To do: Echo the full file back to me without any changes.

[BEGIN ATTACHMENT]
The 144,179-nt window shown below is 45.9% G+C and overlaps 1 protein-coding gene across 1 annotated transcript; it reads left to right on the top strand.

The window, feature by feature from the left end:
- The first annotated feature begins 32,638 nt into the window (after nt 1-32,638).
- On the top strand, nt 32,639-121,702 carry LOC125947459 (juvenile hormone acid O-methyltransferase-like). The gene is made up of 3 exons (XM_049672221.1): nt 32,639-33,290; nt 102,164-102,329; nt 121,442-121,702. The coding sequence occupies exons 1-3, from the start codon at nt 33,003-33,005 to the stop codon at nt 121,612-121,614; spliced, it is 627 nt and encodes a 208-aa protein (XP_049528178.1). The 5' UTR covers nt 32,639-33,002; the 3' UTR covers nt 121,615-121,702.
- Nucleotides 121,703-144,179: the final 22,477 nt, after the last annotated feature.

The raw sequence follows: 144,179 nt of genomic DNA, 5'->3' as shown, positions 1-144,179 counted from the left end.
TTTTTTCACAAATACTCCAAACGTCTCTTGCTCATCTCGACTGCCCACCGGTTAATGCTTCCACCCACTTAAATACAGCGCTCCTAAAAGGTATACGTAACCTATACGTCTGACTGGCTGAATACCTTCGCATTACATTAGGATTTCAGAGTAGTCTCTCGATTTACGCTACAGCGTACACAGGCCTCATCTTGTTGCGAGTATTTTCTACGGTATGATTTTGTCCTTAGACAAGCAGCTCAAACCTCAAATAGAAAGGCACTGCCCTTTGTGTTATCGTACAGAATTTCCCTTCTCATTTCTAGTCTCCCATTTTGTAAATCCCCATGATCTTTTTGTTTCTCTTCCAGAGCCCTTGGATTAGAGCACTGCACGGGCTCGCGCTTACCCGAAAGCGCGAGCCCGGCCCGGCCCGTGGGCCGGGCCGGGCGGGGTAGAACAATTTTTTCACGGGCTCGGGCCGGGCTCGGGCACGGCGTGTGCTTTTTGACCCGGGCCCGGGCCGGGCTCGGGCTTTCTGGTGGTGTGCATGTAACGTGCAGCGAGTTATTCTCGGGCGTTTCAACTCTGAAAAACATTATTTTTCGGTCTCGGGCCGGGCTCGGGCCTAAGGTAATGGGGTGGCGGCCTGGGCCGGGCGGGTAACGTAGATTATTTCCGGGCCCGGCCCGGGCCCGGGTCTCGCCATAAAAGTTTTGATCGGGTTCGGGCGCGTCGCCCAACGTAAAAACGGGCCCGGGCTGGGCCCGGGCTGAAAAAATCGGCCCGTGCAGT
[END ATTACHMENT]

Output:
The 144,179-nt window shown below is 45.9% G+C and overlaps 1 protein-coding gene across 1 annotated transcript; it reads left to right on the top strand.

The window, feature by feature from the left end:
- The first annotated feature begins 32,638 nt into the window (after nt 1-32,638).
- On the top strand, nt 32,639-121,702 carry LOC125947459 (juvenile hormone acid O-methyltransferase-like). The gene is made up of 3 exons (XM_049672221.1): nt 32,639-33,290; nt 102,164-102,329; nt 121,442-121,702. The coding sequence occupies exons 1-3, from the start codon at nt 33,003-33,005 to the stop codon at nt 121,612-121,614; spliced, it is 627 nt and encodes a 208-aa protein (XP_049528178.1). The 5' UTR covers nt 32,639-33,002; the 3' UTR covers nt 121,615-121,702.
- Nucleotides 121,703-144,179: the final 22,477 nt, after the last annotated feature.

The raw sequence follows: 144,179 nt of genomic DNA, 5'->3' as shown, positions 1-144,179 counted from the left end.
TTTTTTCACAAATACTCCAAACGTCTCTTGCTCATCTCGACTGCCCACCGGTTAATGCTTCCACCCACTTAAATACAGCGCTCCTAAAAGGTATACGTAACCTATACGTCTGACTGGCTGAATACCTTCGCATTACATTAGGATTTCAGAGTAGTCTCTCGATTTACGCTACAGCGTACACAGGCCTCATCTTGTTGCGAGTATTTTCTACGGTATGATTTTGTCCTTAGACAAGCAGCTCAAACCTCAAATAGAAAGGCACTGCCCTTTGTGTTATCGTACAGAATTTCCCTTCTCATTTCTAGTCTCCCATTTTGTAAATCCCCATGATCTTTTTGTTTCTCTTCCAGAGCCCTTGGATTAGAGCACTGCACGGGCTCGCGCTTACCCGAAAGCGCGAGCCCGGCCCGGCCCGTGGGCCGGGCCGGGCGGGGTAGAACAATTTTTTCACGGGCTCGGGCCGGGCTCGGGCACGGCGTGTGCTTTTTGACCCGGGCCCGGGCCGGGCTCGGGCTTTCTGGTGGTGTGCATGTAACGTGCAGCGAGTTATTCTCGGGCGTTTCAACTCTGAAAAACATTATTTTTCGGTCTCGGGCCGGGCTCGGGCCTAAGGTAATGGGGTGGCGGCCTGGGCCGGGCGGGTAACGTAGATTATTTCCGGGCCCGGCCCGGGCCCGGGTCTCGCCATAAAAGTTTTGATCGGGTTCGGGCGCGTCGCCCAACGTAAAAACGGGCCCGGGCTGGGCCCGGGCTGAAAAAATCGGCCCGTGCAGT